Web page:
SFFWRTCHT: For a while you were doing quite a bit of anthology editing. Any more of that on the horizon?
JL: Maybe another anthology or two on the horizon. Mostly I need to find publishers who want to work with me. I love editing anthos. Great fun. But the administrative side of it is tedious. And I don’t want to fund any more.
SFFWRTCHT: You’re amazingly prolific. Sometimes it seems like everywhere I turn I see a story or book you’ve written. Any advice about dealing with rejection?
JL: Yeah, the million bad words theory. I wrote and submitted regularly from 1990 to 2001 before making my first sale. Probably about 800,000 words of first draft before I broke in. At this point, I’ve probably written close to 3,000,000 words of first draft and sold over 2,000,000 of those words. I still get rejected all the time. More often than I get accepted, I think. Submitting fiction is kind of like dating. It helps to be cheerful and bullet-resistant. Did I ever want to quit? Lots of times. But I kept going. Because, well, this is what I wanted. And it’s been years since the last time I wanted to quit. Success is its own reward. It takes an inordinate amount of self-motivation to get this far, though.
Sadly, Jay tells me, he may not write any other books. All depends what happens with his cancer treatments. He and some well known friends are raising money to help pay for an experimental treatment which could save his life. You can donate here (21 days left): http://www.youcaring.com/medical-fundraiser/Sequence-a-Science-Fiction-Writer/38705. Here’s a man who knows he may miss his daughter’s high school graduation, wedding and so much more. There’s also a documentary crew following him around to document his experiences with the latest bout of cancer, and you can support them here: http://www.kickstarter.com/projects/1060155945/lakeside-0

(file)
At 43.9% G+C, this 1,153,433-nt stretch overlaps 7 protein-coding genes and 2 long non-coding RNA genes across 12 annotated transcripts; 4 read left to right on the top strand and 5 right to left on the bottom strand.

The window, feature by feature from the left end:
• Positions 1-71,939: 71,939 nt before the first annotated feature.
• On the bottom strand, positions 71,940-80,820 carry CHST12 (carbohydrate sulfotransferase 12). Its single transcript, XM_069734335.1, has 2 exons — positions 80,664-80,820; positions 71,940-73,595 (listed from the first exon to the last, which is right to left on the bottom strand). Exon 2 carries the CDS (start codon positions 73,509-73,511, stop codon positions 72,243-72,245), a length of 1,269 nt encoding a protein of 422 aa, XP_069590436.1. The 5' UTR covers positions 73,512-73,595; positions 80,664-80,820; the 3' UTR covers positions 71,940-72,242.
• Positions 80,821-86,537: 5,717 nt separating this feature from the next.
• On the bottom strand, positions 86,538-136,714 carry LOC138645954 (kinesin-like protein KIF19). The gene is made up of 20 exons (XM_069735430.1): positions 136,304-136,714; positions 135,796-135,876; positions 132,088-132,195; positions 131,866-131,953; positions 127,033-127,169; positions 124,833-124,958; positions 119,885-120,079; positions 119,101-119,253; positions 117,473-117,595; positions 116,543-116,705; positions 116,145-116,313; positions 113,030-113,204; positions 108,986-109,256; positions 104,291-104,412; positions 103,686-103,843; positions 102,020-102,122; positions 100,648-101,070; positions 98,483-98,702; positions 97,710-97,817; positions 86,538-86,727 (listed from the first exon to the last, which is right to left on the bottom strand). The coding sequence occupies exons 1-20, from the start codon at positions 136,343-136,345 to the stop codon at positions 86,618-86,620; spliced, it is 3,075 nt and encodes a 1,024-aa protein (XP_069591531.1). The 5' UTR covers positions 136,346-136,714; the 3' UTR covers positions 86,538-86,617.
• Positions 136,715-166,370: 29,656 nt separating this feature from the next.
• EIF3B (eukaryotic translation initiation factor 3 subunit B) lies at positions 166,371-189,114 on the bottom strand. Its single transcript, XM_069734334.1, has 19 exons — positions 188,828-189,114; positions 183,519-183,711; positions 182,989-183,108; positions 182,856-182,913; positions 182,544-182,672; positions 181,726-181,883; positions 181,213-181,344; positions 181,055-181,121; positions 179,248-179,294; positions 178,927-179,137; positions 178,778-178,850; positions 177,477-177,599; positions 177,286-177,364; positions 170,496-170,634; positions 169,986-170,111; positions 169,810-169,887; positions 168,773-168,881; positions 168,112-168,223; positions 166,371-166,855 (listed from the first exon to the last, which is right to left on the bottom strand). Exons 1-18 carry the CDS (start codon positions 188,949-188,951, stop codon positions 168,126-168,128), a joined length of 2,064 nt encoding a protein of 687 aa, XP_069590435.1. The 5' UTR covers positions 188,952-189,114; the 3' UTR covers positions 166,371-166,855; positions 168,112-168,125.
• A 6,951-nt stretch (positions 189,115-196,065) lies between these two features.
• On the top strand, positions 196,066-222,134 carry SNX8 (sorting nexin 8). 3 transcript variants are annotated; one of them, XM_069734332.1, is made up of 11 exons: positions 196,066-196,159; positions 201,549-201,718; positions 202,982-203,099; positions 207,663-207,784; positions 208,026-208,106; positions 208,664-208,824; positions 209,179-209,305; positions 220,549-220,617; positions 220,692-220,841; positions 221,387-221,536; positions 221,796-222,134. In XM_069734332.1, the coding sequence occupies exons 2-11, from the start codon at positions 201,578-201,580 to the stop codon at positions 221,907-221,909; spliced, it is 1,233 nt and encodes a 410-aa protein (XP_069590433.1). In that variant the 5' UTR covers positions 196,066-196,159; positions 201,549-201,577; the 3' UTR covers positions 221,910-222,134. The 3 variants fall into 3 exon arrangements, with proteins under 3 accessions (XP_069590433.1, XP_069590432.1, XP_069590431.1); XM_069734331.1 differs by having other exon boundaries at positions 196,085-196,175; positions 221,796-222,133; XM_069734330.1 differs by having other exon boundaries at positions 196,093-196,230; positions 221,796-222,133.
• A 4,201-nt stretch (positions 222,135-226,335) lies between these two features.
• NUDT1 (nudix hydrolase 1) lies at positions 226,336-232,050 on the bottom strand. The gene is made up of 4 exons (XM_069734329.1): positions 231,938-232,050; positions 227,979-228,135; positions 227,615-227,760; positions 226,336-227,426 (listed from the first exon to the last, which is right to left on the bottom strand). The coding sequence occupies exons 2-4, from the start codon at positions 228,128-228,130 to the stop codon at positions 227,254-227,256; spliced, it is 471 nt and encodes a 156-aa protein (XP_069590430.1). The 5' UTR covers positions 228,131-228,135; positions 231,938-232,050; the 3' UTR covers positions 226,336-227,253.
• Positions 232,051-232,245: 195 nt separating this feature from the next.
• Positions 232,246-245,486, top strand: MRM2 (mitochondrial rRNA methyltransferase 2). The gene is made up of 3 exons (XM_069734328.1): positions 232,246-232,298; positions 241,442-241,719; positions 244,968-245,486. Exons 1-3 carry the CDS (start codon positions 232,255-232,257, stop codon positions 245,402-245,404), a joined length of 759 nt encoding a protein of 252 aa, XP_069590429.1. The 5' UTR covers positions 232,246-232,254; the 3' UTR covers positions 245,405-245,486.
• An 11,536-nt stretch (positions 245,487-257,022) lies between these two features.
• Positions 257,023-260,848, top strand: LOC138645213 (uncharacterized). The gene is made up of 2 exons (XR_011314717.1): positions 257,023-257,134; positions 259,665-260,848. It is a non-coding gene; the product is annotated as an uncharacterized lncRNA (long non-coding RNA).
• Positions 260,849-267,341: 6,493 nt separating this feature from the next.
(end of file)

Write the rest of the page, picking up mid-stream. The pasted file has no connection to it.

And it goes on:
But you can also support Jay by buying his books, so click here for Kalimpura. And if you pray, do keep him in your prayers. Regardless, thanks for your support!
About Jay Lake:
Jay Lake lives in Portland, Oregon, where he works on multiple writing and editing projects. His 2007 book Mainspring received a starred review in Booklist. His short fiction appears regularly in literary and genre markets worldwide. Jay is a winner of the John W. Campbell Award for Best New Writer, and a multiple nominee for the Hugo and World Fantasy Awards. Jay can be reached through his Web site at www.jlake.com
About Bryan Thomas Schmidt:
Bryan Thomas Schmidt is the editor of Blue Shift Magazine and an author and editor of adult and children’s speculative fiction. His debut novel, The Worker Prince (2011) received Honorable Mention on Barnes & Noble Book Club’s Year’s Best Science Fiction Releases for 2011. A sequel The Returning followed in 2012 and The Exoduswill appear in 2013, completing the space opera Saga Of Davi Rhii. His first children’s books, 102 More Hilarious Dinosaur Jokes For Kids (ebook only) and Abraham Lincoln: Dinosaur Hunter- Land Of Legends from Delabarre Publishing. His short stories have appeared in magazines, anthologies and online. He edited the anthology Space Battles: Full Throttle Space Tales #6 (2012) and is working on Beyond The Sun for Fairwood Press (July 2013), headlined by Robert Silverberg, Kristine Kathryn Rusch, Mike Resnick and Nancy Kress, and Raygun Chronicles: Space Opera For a New Age for Every Day Publishing (November 2013). He hosts #sffwrtcht (Science Fiction & Fantasy Writer’s Chat) Wednesdays at 9 pm ET on Twitter and is an affiliate member of the SFWA.